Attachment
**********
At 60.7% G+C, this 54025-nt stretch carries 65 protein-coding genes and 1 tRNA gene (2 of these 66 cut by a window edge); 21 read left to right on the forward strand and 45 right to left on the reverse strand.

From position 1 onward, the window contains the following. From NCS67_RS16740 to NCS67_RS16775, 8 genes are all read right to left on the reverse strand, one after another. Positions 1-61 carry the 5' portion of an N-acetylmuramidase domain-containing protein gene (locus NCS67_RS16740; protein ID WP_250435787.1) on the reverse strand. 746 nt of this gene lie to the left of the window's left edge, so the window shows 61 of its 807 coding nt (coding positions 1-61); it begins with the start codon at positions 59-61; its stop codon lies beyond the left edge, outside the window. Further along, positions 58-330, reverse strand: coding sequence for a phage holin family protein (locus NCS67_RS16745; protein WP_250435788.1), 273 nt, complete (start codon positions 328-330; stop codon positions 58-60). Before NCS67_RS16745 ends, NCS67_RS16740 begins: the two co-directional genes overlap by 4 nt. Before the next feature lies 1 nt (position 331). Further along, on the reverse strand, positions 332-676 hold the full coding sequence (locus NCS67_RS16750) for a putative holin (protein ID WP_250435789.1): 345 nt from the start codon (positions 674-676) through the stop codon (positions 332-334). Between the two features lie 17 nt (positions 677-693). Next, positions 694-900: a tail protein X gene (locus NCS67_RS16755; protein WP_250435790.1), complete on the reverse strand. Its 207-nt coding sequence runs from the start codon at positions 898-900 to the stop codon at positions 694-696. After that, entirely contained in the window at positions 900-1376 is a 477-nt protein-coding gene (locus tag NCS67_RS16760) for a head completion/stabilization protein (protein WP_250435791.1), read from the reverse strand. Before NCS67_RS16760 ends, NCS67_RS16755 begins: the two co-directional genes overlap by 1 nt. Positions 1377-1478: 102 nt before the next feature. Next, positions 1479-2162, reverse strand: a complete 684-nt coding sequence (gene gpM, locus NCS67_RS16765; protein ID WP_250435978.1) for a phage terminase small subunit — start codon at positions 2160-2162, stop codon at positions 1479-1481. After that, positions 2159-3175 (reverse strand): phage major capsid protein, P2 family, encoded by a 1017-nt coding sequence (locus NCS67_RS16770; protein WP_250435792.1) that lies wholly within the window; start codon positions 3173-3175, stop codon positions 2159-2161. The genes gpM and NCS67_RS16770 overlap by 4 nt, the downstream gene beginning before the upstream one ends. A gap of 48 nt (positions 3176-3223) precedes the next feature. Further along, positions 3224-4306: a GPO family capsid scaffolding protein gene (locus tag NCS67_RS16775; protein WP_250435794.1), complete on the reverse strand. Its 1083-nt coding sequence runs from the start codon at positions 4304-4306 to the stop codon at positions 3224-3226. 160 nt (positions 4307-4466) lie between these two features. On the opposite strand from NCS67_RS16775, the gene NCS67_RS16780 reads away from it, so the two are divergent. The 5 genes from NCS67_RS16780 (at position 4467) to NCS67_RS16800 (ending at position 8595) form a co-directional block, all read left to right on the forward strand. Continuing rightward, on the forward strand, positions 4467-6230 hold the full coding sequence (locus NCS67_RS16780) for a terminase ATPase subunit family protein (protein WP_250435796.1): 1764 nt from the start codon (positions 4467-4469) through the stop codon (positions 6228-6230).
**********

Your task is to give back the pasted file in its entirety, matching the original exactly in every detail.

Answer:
At 60.7% G+C, this 54025-nt stretch carries 65 protein-coding genes and 1 tRNA gene (2 of these 66 cut by a window edge); 21 read left to right on the forward strand and 45 right to left on the reverse strand.

From position 1 onward, the window contains the following. From NCS67_RS16740 to NCS67_RS16775, 8 genes are all read right to left on the reverse strand, one after another. Positions 1-61 carry the 5' portion of an N-acetylmuramidase domain-containing protein gene (locus NCS67_RS16740; protein ID WP_250435787.1) on the reverse strand. 746 nt of this gene lie to the left of the window's left edge, so the window shows 61 of its 807 coding nt (coding positions 1-61); it begins with the start codon at positions 59-61; its stop codon lies beyond the left edge, outside the window. Further along, positions 58-330, reverse strand: coding sequence for a phage holin family protein (locus NCS67_RS16745; protein WP_250435788.1), 273 nt, complete (start codon positions 328-330; stop codon positions 58-60). Before NCS67_RS16745 ends, NCS67_RS16740 begins: the two co-directional genes overlap by 4 nt. Before the next feature lies 1 nt (position 331). Further along, on the reverse strand, positions 332-676 hold the full coding sequence (locus NCS67_RS16750) for a putative holin (protein ID WP_250435789.1): 345 nt from the start codon (positions 674-676) through the stop codon (positions 332-334). Between the two features lie 17 nt (positions 677-693). Next, positions 694-900: a tail protein X gene (locus NCS67_RS16755; protein WP_250435790.1), complete on the reverse strand. Its 207-nt coding sequence runs from the start codon at positions 898-900 to the stop codon at positions 694-696. After that, entirely contained in the window at positions 900-1376 is a 477-nt protein-coding gene (locus tag NCS67_RS16760) for a head completion/stabilization protein (protein WP_250435791.1), read from the reverse strand. Before NCS67_RS16760 ends, NCS67_RS16755 begins: the two co-directional genes overlap by 1 nt. Positions 1377-1478: 102 nt before the next feature. Next, positions 1479-2162, reverse strand: a complete 684-nt coding sequence (gene gpM, locus NCS67_RS16765; protein ID WP_250435978.1) for a phage terminase small subunit — start codon at positions 2160-2162, stop codon at positions 1479-1481. After that, positions 2159-3175 (reverse strand): phage major capsid protein, P2 family, encoded by a 1017-nt coding sequence (locus NCS67_RS16770; protein WP_250435792.1) that lies wholly within the window; start codon positions 3173-3175, stop codon positions 2159-2161. The genes gpM and NCS67_RS16770 overlap by 4 nt, the downstream gene beginning before the upstream one ends. A gap of 48 nt (positions 3176-3223) precedes the next feature. Further along, positions 3224-4306: a GPO family capsid scaffolding protein gene (locus tag NCS67_RS16775; protein WP_250435794.1), complete on the reverse strand. Its 1083-nt coding sequence runs from the start codon at positions 4304-4306 to the stop codon at positions 3224-3226. 160 nt (positions 4307-4466) lie between these two features. On the opposite strand from NCS67_RS16775, the gene NCS67_RS16780 reads away from it, so the two are divergent. The 5 genes from NCS67_RS16780 (at position 4467) to NCS67_RS16800 (ending at position 8595) form a co-directional block, all read left to right on the forward strand. Continuing rightward, on the forward strand, positions 4467-6230 hold the full coding sequence (locus NCS67_RS16780) for a terminase ATPase subunit family protein (protein WP_250435796.1): 1764 nt from the start codon (positions 4467-4469) through the stop codon (positions 6228-6230).